Bankruptcy/Chapter 11 / Bonds / High Yield Bonds / Post-Bankruptcy Stocks

High Yield Bonds: Time for Even More Caution Preview

 

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High Yield Bonds: Time for Even More Caution

From time to time we comment on high yield bonds (sometimes called “junk bonds”) because they are akin to turnaround stocks in several ways. While they are called bonds, many high yield issues have return--and risk--characteristics closer to stocks than to other fixed income instruments. Also, many companies that issue high yield debt are in the process of turning around, or at least trying to. Some high yield  issuers don’t make it, file for Chapter 11 and eventually provide interesting post-bankruptcy stock potential turnaround opportunities.                   

Last year at this time we urged caution in approaching high yield bonds, but our concerns proved to be unfounded as high yield had a very strong year in 2012. As measured by the Bank of America Merrill Lynch High Yield Master Index, junk bonds gained an average of 15.4% last year. In our defense, we did say “Maybe the high yield market can squeeze out another decent year before things head south…”

This year we urge even more caution towards high yield bonds.  The yields on junk bonds are at record low levels--below six percent--and we believe that at those levels you are not being adequately compensated for the risks you are taking. The risks in high yield bonds right now come from a couple of different sources. Subscribe now to read the full article.

 

 

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IBM: Not Yet Time to Swing at this Pitch

IBM’s stock underperformance since IBM’s current CEO took the helm in 2012 has been stark, with the shares declining 23% while the S&P500 Index has more than doubled. One big problem: revenue growth rate is zero, at best. Without revenue growth, what’s left to entice investors? The real driver of value at IBM – free cash flow that is used to repurchase shares. Can IBM borrow its way to shareholder prosperity as its cash flows shrink? What to do with IBM shares? Wait for a better pitch in the form of a catalyst or much lower valuation. Read More.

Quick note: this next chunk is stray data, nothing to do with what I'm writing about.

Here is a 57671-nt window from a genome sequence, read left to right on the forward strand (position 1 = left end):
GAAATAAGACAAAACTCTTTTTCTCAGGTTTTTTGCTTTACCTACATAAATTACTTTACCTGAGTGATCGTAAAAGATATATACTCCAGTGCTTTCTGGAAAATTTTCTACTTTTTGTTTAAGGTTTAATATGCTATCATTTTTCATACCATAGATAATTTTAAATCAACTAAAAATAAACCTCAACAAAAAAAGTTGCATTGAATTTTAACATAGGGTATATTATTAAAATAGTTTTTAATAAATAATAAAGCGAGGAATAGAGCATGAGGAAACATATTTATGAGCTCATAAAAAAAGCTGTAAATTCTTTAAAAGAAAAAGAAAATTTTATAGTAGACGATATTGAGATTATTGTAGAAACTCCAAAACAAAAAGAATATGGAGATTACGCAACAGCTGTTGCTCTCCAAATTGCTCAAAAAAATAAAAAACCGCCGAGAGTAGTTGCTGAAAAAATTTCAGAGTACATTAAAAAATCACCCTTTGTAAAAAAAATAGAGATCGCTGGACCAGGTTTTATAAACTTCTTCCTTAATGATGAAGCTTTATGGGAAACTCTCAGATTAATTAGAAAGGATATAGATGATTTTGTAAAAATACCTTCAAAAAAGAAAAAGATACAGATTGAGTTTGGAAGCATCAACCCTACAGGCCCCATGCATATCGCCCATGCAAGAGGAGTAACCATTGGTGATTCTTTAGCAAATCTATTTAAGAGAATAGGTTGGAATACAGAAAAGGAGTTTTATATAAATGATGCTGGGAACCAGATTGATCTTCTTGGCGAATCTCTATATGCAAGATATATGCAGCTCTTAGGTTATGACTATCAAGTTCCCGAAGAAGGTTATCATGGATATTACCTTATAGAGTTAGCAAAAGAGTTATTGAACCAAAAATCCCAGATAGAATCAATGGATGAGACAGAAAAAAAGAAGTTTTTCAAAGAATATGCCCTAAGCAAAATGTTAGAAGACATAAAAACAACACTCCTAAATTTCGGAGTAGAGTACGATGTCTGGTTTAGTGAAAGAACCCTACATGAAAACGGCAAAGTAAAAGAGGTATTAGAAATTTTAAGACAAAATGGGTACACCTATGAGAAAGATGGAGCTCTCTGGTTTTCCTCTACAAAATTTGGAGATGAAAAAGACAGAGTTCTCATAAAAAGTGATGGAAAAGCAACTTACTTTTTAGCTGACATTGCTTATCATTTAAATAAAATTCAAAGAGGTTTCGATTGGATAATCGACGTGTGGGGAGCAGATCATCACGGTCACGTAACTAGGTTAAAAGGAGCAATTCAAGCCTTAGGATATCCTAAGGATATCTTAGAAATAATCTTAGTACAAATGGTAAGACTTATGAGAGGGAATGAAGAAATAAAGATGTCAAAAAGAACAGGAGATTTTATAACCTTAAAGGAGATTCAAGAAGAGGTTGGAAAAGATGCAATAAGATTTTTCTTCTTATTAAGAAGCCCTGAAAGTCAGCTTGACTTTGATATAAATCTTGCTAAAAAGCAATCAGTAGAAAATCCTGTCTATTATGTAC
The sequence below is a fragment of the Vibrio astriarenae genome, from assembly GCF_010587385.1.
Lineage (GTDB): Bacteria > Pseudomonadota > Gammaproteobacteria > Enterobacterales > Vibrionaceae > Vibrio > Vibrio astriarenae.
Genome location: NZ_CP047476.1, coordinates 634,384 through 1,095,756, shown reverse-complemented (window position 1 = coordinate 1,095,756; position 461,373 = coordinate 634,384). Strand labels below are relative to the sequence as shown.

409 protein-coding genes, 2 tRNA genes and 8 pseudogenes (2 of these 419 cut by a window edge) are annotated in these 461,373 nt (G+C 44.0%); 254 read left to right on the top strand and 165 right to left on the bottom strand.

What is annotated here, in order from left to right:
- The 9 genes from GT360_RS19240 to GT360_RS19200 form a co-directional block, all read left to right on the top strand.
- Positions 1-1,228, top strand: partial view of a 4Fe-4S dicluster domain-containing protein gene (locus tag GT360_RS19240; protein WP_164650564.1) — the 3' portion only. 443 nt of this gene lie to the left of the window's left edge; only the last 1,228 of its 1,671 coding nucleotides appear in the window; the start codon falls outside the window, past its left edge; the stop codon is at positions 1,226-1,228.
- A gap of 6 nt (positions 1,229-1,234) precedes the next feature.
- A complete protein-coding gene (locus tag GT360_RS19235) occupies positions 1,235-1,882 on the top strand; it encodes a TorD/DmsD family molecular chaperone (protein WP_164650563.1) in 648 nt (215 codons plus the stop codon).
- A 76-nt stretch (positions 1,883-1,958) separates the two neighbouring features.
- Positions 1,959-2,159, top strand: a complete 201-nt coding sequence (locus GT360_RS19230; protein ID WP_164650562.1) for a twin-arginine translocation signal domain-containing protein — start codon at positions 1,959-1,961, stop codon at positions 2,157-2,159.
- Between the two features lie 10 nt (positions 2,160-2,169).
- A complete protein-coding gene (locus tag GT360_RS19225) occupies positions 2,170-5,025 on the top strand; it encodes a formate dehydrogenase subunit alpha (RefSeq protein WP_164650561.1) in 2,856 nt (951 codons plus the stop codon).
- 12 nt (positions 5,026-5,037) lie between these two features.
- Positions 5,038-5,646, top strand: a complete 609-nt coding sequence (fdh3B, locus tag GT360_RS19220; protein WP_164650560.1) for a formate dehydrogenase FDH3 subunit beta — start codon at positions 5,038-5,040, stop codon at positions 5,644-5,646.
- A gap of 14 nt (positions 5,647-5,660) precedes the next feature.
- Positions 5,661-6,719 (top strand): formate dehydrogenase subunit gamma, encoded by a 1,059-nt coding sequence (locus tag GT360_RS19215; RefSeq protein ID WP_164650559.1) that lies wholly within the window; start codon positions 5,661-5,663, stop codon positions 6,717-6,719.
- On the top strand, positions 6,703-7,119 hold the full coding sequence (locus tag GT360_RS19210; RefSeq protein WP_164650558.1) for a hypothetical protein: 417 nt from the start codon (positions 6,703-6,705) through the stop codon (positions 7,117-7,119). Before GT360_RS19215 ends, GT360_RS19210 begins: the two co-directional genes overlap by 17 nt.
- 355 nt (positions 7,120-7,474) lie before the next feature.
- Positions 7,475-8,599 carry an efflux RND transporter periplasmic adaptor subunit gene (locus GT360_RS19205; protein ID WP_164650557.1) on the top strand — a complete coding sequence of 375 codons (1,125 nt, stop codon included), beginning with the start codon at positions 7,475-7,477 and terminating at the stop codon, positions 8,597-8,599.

Comparing Stocks Vs. Bonds

While the common stock of a turnaround candidate usually has the greatest upside potential, other classes of securities, such as bonds or preferred stock, may offer attractive profit possibilities with less risk. Many turnaround companies have only one class of securities available to investors but where there are different classes to choose from, it can pay to do a little extra analysis of the various options.

Read More.

Turnaround Letter Stock Pick Named Top Performer of 2017

 

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What Last Year's Top Stock Pickers Are Buying in 2018

 

This Forbes write-up follows up on the recent Top Stock Tips report--naming The Turnaround Letter's Crocs recommendation the top performer of 2017: With 90% gains, CROX beat out 100 other investment ideas included in the report; and the stock continues to have value investing appeal, according to Putnam.

 

George notes, "We see additional upside for the stock in 2018 as management's efforts continue to bear fruit, though the gains will likely be more muted than we saw in 2017."